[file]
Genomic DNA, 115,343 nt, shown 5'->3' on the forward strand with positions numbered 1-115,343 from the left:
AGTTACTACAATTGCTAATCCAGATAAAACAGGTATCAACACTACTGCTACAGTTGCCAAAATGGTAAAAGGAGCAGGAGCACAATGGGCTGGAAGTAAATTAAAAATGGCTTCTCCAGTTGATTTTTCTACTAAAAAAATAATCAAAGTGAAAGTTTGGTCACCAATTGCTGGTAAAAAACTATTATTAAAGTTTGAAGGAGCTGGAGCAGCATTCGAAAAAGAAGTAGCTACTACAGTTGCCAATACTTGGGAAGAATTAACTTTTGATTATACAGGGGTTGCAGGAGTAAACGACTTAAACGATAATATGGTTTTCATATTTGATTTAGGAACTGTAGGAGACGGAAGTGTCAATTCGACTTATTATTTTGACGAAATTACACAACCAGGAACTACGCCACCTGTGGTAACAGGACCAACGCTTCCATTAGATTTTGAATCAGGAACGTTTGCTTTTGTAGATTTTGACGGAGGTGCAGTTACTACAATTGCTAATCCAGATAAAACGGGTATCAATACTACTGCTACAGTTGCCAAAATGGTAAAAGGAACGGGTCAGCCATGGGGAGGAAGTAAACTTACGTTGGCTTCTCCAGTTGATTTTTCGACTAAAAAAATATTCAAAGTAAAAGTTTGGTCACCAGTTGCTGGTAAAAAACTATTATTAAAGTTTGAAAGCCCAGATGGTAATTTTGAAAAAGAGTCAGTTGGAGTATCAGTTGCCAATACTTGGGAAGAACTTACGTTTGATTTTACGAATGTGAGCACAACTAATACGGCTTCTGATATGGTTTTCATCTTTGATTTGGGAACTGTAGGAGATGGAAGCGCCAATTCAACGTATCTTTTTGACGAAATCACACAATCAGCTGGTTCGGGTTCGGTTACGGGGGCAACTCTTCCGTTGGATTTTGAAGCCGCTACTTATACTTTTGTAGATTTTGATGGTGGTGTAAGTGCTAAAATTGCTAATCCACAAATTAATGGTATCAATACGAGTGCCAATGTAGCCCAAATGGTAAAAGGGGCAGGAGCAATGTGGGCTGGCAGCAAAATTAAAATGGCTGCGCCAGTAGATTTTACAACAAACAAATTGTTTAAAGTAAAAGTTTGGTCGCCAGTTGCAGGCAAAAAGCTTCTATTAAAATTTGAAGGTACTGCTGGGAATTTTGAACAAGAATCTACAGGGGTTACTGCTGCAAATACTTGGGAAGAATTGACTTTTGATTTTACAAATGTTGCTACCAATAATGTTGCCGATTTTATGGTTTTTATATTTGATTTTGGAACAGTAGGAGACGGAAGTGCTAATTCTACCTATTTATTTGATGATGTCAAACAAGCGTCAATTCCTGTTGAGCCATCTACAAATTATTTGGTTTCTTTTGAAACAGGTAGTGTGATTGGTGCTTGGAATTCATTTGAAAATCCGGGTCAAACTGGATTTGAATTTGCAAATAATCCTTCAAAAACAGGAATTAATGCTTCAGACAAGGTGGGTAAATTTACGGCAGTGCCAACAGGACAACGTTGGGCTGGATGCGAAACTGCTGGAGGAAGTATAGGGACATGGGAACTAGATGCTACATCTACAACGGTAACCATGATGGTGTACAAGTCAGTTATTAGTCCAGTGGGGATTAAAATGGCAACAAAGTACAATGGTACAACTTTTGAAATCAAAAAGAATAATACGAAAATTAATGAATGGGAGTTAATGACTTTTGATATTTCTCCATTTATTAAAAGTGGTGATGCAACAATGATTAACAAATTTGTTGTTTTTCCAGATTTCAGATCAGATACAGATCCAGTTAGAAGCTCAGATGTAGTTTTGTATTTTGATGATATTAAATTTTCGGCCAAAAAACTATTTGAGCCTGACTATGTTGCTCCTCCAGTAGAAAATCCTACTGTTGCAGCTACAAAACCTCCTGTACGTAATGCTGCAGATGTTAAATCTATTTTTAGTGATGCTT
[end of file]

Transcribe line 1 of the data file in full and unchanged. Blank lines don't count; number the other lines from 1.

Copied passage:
Genomic DNA, 115,343 nt, shown 5'->3' on the forward strand with positions numbered 1-115,343 from the left: